Combining compile-time and run-time instrumentation for testing tools

Dynamic program analysis and testing tools typically require inserting extra instrumentation code into the program to test. The inserted instrumentation then gathers data about the program execution and hands it off to the analysis algorithm. Various analysis algorithms can be used to perform CPU profiling, processor cache simulation, memory error detection, data race detection, etc. Usually the instrumentation is done either at run time or atcompile time – called dynamic instrumentation and compiler instrumentation, respectively. However, each of these methods has to make a compromise between performance and versatil-ity when used in industry software development. This paper presents a combined approach to instrumentationwhich takes the best of the two worlds – the low run-time overhead and unique features of compile-time instrumentation and the flexibility of dynamic instrumentation. Wepresent modifications of two testing tools that benefit from thisapproach: AddressSanitizer and MemorySanitizer. We propose benchmarks to compare different instrumentation frameworks in conditions specific to hybrid instrumenta-tion. We discuss the changes we made to one of the state-of-the-art instrumentation frameworks to significantly improve the performance of hybrid tools.

Source: http://swsys.ru/index.php?page=article&id=3593&lang=en

Does Bug Prediction Support Human Developers? Findings From a Google Case Study

While many bug prediction algorithms have been
developed by academia, they’re often only tested and verified
in the lab using automated means. We do not have a strong
idea about whether such algorithms are useful to guide human
developers. We deployed a bug prediction algorithm across
Google, and found no identifiable change in developer behavior.
Using our experience, we provide several characteristics that bug
prediction algorithms need to meet in order to be accepted by
human developers and truly change how developers evaluate their
code.

Source: https://static.googleusercontent.com/media/research.google.com/en//pubs/archive/41145.pdf

Why Don’t Software Developers Use Static Analysis Tools to Find Bugs?

Using static analysis tools for automating code
inspections can be beneficial for software engineers. Such tools
can make finding bugs, or software defects, faster and cheaper
than manual inspections. Despite the benefits of using static
analysis tools to find bugs, research suggests that these tools
are underused. In this paper, we investigate why developers
are not widely using static analysis tools and how current tools
could potentially be improved. We conducted interviews with 20
developers and found that although all of our participants felt
that use is beneficial, false positives and the way in which the
warnings are presented, among other things, are barriers to use.
We discuss several implications of these results, such as the need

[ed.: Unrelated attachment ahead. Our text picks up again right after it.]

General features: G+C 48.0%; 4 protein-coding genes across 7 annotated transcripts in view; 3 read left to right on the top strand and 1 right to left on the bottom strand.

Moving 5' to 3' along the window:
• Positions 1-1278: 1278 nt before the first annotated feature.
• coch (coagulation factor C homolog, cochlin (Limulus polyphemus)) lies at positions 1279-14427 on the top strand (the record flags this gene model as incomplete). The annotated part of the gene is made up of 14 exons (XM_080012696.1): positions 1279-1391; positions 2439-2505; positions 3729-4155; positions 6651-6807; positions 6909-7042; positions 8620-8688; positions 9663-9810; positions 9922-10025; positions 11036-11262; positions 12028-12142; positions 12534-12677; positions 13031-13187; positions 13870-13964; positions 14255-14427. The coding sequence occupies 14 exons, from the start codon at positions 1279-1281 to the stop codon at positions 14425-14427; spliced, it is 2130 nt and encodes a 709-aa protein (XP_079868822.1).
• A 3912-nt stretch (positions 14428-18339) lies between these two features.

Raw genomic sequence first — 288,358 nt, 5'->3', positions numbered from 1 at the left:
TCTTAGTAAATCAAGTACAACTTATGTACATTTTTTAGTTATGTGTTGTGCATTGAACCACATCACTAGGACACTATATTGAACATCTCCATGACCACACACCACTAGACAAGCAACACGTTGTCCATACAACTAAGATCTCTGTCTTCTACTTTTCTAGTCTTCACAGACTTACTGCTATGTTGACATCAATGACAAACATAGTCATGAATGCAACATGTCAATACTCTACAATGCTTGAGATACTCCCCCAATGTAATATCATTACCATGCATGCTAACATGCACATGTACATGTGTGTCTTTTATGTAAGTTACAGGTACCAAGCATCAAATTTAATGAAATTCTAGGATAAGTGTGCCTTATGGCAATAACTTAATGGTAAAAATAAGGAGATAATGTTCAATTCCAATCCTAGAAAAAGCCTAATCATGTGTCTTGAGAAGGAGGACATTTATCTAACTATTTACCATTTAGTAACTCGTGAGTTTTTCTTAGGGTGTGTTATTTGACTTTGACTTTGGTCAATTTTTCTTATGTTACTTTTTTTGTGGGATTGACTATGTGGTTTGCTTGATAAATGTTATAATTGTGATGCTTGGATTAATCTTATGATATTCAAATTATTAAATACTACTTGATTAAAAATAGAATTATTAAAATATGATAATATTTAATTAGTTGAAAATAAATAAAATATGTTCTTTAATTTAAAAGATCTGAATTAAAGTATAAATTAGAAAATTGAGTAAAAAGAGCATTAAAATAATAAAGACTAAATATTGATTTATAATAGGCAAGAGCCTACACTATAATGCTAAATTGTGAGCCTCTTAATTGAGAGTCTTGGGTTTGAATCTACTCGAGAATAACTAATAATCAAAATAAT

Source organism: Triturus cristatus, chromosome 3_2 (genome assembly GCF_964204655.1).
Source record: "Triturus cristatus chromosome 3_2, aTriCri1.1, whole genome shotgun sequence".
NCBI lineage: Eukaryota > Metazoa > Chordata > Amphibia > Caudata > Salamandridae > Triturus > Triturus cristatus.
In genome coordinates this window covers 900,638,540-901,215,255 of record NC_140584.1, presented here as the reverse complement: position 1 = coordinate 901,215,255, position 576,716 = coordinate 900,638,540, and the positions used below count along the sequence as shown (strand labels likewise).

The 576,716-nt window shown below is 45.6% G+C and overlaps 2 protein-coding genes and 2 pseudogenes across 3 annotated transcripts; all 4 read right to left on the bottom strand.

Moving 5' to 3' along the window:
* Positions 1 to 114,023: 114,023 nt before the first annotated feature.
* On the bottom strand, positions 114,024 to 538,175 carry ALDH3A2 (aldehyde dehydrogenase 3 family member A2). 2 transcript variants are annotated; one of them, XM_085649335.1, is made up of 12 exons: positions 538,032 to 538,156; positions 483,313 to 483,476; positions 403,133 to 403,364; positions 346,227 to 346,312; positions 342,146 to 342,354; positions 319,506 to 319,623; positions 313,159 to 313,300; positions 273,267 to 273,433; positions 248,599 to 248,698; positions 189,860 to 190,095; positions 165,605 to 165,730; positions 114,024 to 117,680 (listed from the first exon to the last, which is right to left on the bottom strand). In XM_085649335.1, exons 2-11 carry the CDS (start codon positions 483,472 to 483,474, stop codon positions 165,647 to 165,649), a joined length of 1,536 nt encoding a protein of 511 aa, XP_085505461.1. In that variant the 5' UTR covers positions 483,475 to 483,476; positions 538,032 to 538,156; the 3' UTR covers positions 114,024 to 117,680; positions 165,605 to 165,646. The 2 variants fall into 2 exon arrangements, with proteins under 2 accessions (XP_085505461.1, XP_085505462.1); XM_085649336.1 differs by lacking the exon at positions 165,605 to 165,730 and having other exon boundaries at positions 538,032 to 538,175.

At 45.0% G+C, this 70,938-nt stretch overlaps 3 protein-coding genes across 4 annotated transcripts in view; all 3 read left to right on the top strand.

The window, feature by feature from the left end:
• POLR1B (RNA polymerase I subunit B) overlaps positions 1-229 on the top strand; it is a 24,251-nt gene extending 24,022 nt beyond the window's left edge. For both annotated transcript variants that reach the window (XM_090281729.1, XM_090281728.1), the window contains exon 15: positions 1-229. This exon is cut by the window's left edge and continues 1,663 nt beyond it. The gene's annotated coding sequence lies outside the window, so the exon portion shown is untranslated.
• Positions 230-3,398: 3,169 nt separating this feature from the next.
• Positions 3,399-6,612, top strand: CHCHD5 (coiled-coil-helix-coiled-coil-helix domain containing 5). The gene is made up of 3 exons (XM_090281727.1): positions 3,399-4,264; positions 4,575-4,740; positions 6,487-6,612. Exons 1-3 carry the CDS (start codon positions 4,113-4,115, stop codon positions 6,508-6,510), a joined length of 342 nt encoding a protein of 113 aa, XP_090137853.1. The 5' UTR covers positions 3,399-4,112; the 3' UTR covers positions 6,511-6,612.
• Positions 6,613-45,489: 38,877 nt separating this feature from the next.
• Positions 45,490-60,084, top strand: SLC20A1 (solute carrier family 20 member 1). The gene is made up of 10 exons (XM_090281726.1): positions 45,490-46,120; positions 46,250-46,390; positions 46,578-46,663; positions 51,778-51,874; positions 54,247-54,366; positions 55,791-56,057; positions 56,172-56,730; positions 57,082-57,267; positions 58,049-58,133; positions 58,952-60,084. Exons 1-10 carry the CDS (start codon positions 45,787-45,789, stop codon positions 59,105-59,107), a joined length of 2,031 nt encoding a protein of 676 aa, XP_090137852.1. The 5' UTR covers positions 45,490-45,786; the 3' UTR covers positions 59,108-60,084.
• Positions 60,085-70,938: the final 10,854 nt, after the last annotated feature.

for an interactive mechanism to help developers fix defects.

Source: http://people.engr.ncsu.edu/ermurph3/papers/icse13b.pdf

AddressSanitizer: A Fast Address Sanity Checker

Memory access bugs, including buffer overflows and
uses of freed heap memory, remain a serious problem for
programming languages like C and C++. Many memory
error detectors exist, but most of them are either slow or
detect a limited set of bugs, or both.
This paper presents AddressSanitizer, a new memory
error detector. Our tool finds out-of-bounds accesses to
heap, stack, and global objects, as well as use-after-free
bugs. It employs a specialized memory allocator and
code instrumentation that is simple enough to be implemented
in any compiler, binary translation system, or
even in hardware.
AddressSanitizer achieves efficiency without sacrificing
comprehensiveness. Its average slowdown is just
73% yet it accurately detects bugs at the point of occurrence.
It has found over 300 previously unknown bugs in
the Chromium browser and many bugs in other software.

Source: https://static.googleusercontent.com/media/research.google.com/en//pubs/archive/37752.pdf

Searching for Build Debt: Experiences Managing Technical Debt at Google

With a large and rapidly changing codebase,
Google software engineers are constantly paying interest on
various forms of technical debt. Google engineers also make
efforts to pay down that debt, whether through special Fixit
days, or via dedicated teams, variously known as janitors,
cultivators, or demolition experts. We describe several related
efforts to measure and pay down technical debt found in
Google’s BUILD files and associated dead code. We address
debt found in dependency specifications, unbuildable targets,
and unnecessary command line flags. These efforts often expose
other forms of technical debt that must first be managed.

Source: https://static.googleusercontent.com/media/research.google.com/en//pubs/archive/37755.pdf